After securing Agnew’s approval, Young approached senior figures in the Afrikaner establishment. They included academics such as Willie Esterhuyse and Sampie Terreblanche. Both appear to have been members of the Broederbond at the time and would therefore have been privy to the June 1986 Broederbond document titled “Basic political policy conditions for the survival of the Afrikaner”. There is a correlation between the views advanced in this paper and the line of questions posed by Esterhuyse and Terreblanche at the Mells Park talks.

Esterhuyse was approached by Fleur de Villiers, a consultant for Consolidated Gold Fields, who called him from London to brief him on Young’s proposal. A few weeks later, he received a phone call from Pretoria requesting a meeting. This led to a discussion with Koos Kruger and Möller Dippenaar of the NIS at Esterhuyse’s home in Stellenbosch. Esterhuyse felt that, in light of the Consolidated Gold Fields project, cooperating with the National Intelligence Service (NIS) would give him the opportunity to advance a process of peace and democratisation. After that, he received regular, intensive briefings from the NIS in various safe houses, even meeting NIS head Niël Barnard at some stage.

In his record of the second bilateral Mells Park meeting held from 22-24 February 1988, Young states that Esterhuyse “briefed the State President following the October session. Both the State President and Dr Niel Barnard, Director-General of the National Intelligence Agency [sic], had asked Esterhuyse to ensure the continuance of the dialogue”.

In a memo dated 31 May 1988, Young adds that “since the last round of discussions held at Eastwell Manor from 13-15 February 1988 the State President has been fully briefed and is now positively in favour of further discussions. He appears to trust the forum as one in which dialogue can take place in secrecy, and he and the National Intelligence Agency accept and welcome the contribution [of] CGF [Consolidated Gold Fields] as facilitators of the dialogue”. In his book Endgame, Esterhuyse does not indicate whether he consulted PW Botha, as he did in 1984 when he was approached by Professor HW van der Merwe.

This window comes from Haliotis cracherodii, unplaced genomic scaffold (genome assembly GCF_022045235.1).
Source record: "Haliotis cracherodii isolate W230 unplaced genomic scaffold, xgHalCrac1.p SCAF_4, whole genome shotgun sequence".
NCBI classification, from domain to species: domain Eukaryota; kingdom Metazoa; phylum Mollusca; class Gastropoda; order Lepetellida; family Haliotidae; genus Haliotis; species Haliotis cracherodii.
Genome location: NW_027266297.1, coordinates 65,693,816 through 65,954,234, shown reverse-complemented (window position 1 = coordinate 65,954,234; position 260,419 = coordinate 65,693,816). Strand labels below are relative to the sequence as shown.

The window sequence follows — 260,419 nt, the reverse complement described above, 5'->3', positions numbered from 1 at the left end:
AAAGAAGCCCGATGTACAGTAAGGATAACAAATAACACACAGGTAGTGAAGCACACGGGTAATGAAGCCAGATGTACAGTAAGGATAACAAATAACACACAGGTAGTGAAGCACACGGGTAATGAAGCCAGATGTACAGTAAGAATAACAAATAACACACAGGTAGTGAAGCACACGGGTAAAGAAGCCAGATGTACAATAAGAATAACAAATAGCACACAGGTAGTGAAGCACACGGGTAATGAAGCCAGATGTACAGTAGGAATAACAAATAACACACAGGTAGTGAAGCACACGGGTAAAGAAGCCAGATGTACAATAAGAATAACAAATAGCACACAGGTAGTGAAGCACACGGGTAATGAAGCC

Barnard has chosen to be silent on this aspect in his two books, save for a giveaway remark that “years later, when the unrest was over and the struggle won, some of them related tales of their heroic deeds with progressive-minded friends under the oaks at Stellenbosch, but when they had to stand up and be counted in the State Security Council (SSC) and elsewhere, they were quiet as mice”.

However, according to the notes of Michael Young, “Esterhuyse tells me, in precise detail, what Thabo M’Beke [sic] reported back to his national executive and this confirms my view that the ANC is anxious to participate in the next round at the most senior level. Such precise intelligence suggests the presence of a security informer on the ANC executive.”

Three things stand out. First, President Botha was privy to the discussions at Mells Park. Second, the NIS was involved at least through Esterhuyse, if not others as well. Third, Mbeki knew of the NIS connection, but Esterhuyse did not inform him that Botha was aware of the talks. While Esterhuyse conceived of his role as a facilitator, the NIS and the ANC had their own plans. Both were using the talks to gather information about the other and to understand their respective bottom lines if and when talks between the regime and the ANC were to take place. Indeed, at least in the early stages of the meetings, the NIS was still probing to discern fault lines within the ANC. It was during 1988 that the regime realised that negotiations concerning the way out of the crisis could not exclude the ANC.